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Friday, 30 June 2017

Vietnamese blogger Mother Mushroom jailed for criticising government

Vietnamese blogger Nguyen Ngoc Nhu Quynh, also known as 'Mother Mushroom', stands trial.



One of Vietnam's most prominent bloggers has been sentenced to 10 years in prison for criticising the government.
Nguyen Ngoc Nhu Quynh - known as Mother Mushroom - was found guilty of "conducting propaganda against the state" following a one-day trial.

The charges related to 18 articles published on her Facebook page, and interviews she had made with foreign media.
Quynh, who has been blogging since 2006, used social media to raise awareness of issues including freedom of speech, land confiscation, deaths in police custody and environmental disasters, and cultivated a network of more than 100 political bloggers in Vietnam.
She was named civil rights defender of the year by the Civil Rights Defenders charity in 2015.
Quynh was arrested in October after visiting another activist in prison.
She had denied the allegations, insisting on her right to freedom of expression.
International human rights organisations have called for her immediate release and her lawyer has said they will appeal, describing the sentence as "too harsh and unjust".
In a previous interview with Civil Rights Defenders, Quynh said she was fighting for freedom of expression.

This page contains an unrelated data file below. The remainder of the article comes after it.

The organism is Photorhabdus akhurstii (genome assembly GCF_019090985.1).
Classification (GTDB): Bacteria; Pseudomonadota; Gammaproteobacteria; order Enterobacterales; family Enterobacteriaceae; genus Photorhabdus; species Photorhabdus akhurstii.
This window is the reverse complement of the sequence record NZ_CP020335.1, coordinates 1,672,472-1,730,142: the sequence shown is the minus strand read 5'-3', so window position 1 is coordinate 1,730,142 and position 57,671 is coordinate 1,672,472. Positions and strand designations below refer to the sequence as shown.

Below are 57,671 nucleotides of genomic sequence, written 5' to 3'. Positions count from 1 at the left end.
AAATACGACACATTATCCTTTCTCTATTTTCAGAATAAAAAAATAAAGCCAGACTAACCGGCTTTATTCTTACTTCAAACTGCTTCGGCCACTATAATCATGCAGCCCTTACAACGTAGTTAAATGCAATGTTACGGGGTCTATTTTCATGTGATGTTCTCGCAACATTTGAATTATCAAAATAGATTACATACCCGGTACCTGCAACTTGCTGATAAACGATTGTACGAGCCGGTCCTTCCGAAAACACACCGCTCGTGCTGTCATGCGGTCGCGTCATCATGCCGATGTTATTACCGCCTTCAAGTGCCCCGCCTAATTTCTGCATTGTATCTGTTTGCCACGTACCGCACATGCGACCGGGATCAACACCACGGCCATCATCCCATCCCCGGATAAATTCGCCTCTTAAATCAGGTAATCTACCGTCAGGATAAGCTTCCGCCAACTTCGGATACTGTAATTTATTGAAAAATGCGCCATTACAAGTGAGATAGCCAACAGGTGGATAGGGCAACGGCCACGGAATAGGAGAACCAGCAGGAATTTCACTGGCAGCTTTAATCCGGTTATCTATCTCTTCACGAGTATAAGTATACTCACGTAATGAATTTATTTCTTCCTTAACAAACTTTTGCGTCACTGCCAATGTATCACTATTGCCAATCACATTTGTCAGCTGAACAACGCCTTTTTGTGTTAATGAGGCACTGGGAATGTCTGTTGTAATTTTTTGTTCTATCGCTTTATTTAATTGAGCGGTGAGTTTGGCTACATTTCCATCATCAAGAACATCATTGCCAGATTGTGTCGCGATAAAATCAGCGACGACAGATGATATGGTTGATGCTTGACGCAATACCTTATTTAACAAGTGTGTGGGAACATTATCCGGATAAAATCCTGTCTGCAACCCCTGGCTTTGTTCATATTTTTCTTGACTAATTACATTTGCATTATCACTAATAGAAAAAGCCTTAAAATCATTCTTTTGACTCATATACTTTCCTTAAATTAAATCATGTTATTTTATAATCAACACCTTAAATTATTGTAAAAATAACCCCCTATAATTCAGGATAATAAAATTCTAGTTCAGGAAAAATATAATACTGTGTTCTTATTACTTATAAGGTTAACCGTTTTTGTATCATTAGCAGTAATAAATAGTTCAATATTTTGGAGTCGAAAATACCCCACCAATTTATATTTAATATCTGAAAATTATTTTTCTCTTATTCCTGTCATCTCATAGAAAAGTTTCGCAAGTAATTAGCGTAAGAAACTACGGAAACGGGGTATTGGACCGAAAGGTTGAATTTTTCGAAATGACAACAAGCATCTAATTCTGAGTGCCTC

"In Vietnam the government wants to control the internet, and they want to control what people should read and shouldn't," she said.
"What I do now is what I want my children to have in the future."
Following the trial, Human Rights Watch (HRW) said Vietnam should drop all charges against Quynh and release all other political prisoners.
"The Vietnamese government uses vague national security laws to silence activists and throttle free speech," said Phil Robertson, deputy Asia director at the watchdog.
A HRW report published in June gave evidence of a "thuggish" crackdown on human rights activists and bloggers in Vietnam, which is a one-party communist state.
It estimates there are around 110 political prisoners in the country.
Vietnam denies holiding political prisoners, and responded to calls for Quynh's release by insisting she was being held under law.
"Like other countries in the world, in Vietnam, all law-violating acts must be strictly dealt with in accordance with the regulations of Vietnamese law," said foreign ministry spokeswoman Le Thi Thu Hang said.

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